If you haven’t announced your plans to “leverage AI,” are you really even a CEO?
An NBC News analysis shows that ~50% of S&P 500 earnings calls have referenced AI since May, putting it about on par with mentions of interest rates and the Federal Reserve.
A whirl through Q3 earnings calls is a fun ride, packed with a lot of this:
- Ulta Beauty’s CEO: “AI is an important part of our business.”
- Leaders at Williams-Sonoma — yep, the kitchenware company — dropped that they’re “early adapters of integrating AI” just minutes into their last call.
Saying you’re working on AI stuff > actually using it
For late-blooming execs who haven’t yet talked a big game about AI, take heart: Falling behind on talking about AI doesn’t necessarily mean falling behind on actually integrating it into a company’s workflow.
- A recent US Census Bureau survey found that only 4.4% of businesses are actively using AI to produce goods or services.
- Some industries are naturally ahead of others: 16.6% of the “information” sector reported recently using AI, compared to just 1.5% and 1.3% of construction and hospitality businesses, respectively.
Assume the slow roll into AI adoption will stay relatively slow for many companies:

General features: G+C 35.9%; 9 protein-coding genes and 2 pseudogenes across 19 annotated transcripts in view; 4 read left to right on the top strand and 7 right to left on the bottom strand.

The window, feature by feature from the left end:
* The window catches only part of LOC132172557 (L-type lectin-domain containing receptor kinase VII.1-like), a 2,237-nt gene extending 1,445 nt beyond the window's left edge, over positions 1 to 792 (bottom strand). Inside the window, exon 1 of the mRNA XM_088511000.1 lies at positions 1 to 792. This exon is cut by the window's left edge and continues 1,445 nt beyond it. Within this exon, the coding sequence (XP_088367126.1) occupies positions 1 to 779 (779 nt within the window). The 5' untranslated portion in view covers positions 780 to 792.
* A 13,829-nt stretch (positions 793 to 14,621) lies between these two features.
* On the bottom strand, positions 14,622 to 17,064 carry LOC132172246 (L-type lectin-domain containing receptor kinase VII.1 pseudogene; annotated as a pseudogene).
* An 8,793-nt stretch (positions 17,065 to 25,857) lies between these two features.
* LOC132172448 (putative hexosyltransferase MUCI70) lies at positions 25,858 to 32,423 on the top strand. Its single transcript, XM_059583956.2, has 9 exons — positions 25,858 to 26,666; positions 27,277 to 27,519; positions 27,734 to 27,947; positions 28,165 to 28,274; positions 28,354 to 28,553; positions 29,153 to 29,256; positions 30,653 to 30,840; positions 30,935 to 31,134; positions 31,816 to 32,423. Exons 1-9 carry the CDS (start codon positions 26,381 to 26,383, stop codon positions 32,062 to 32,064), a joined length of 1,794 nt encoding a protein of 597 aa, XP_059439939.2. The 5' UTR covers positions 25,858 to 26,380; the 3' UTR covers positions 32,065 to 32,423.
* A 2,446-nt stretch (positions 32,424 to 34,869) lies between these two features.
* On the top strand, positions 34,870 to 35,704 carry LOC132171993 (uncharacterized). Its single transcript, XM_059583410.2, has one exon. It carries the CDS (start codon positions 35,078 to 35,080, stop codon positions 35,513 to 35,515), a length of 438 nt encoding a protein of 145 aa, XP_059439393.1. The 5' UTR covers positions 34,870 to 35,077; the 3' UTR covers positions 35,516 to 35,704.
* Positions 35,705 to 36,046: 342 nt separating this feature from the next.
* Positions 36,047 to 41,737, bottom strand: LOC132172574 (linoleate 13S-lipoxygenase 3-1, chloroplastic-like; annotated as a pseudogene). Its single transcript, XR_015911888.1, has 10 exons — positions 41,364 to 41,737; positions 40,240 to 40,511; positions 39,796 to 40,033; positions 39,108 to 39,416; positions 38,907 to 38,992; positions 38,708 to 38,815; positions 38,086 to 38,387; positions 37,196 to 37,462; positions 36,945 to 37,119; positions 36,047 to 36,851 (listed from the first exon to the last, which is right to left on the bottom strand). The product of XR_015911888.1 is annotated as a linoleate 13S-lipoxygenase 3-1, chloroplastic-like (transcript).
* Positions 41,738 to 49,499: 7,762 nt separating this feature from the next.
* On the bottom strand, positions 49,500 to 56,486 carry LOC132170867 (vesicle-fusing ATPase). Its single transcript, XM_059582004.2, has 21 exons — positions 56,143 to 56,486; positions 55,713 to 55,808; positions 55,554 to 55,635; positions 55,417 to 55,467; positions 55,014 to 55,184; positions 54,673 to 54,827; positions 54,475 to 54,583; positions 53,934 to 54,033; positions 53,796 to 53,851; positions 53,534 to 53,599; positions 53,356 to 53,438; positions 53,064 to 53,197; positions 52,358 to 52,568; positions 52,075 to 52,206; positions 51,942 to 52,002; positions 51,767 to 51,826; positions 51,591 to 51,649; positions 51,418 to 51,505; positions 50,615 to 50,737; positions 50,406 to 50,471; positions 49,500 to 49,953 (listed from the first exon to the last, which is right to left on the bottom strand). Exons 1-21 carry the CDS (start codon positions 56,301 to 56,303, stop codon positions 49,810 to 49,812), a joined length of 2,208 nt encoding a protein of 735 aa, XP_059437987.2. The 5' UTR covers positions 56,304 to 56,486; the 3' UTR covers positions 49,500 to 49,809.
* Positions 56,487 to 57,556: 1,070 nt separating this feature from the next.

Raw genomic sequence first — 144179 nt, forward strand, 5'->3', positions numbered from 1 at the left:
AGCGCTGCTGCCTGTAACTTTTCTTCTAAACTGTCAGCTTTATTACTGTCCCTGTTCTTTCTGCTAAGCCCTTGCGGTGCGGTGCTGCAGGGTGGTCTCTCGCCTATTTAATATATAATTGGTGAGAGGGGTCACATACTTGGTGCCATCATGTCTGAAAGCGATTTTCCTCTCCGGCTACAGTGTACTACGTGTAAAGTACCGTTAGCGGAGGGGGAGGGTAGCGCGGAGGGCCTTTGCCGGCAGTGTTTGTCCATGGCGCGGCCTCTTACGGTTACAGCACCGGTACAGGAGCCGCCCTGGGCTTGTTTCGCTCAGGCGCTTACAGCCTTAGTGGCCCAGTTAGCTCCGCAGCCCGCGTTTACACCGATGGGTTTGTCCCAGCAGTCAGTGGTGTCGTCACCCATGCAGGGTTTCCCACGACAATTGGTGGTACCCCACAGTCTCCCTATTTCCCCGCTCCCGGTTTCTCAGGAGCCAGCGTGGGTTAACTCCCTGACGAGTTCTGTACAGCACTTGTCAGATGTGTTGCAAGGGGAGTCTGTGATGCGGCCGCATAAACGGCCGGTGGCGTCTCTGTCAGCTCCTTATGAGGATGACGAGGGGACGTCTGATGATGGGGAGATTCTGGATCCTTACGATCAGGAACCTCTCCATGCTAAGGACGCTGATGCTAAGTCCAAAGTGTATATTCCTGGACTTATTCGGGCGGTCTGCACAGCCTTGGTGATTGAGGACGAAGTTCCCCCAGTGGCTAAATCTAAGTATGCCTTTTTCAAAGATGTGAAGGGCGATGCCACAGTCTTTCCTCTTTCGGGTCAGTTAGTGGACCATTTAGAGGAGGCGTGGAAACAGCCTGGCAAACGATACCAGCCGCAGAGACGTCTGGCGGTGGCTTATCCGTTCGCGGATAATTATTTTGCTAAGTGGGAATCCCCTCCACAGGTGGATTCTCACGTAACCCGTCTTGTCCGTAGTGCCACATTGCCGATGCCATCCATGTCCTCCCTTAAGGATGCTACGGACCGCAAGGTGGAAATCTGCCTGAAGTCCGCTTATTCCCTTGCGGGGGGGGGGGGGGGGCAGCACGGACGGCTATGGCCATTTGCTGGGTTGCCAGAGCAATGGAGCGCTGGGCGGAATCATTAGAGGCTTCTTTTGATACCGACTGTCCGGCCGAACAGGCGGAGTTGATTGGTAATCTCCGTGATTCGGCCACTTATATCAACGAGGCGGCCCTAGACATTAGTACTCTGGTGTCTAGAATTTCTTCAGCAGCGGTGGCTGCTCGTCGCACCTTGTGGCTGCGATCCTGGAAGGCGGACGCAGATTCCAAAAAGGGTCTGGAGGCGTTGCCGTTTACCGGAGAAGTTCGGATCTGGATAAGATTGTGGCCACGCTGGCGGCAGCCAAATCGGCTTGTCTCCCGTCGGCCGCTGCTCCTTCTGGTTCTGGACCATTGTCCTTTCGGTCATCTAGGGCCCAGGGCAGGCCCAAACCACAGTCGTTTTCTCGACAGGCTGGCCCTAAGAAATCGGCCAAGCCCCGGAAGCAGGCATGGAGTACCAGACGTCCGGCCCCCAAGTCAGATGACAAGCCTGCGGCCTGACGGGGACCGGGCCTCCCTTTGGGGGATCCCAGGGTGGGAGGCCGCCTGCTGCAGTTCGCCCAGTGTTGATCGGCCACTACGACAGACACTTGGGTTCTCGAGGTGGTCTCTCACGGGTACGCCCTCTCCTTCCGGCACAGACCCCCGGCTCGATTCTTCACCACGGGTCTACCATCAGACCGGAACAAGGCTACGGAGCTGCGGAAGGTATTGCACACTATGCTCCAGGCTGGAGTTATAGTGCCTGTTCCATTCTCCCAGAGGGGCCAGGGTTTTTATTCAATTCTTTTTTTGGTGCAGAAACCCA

- Having only just passed the one-year anniversary of ChatGPT’s introduction, there remain few enterprise tools on the market.
- Executives are still working to understand all of the associated costs of AI adoption.
- Acquiring AI talent can be an uphill climb; there are only so many pros in the emerging field, raising salaries and competition.
Plus, with the European Union reaching an agreement on its AI Act this weekend, more regulatory roadblocks have emerged. The legislation will limit AI adoption for entire European industries, like water and energy, while the EU’s new transparency requirements could slow development for companies like OpenAI.
The great news for executives: Even if you’re only talking about AI barriers, you’re still bound to hit your “AI” mention quota.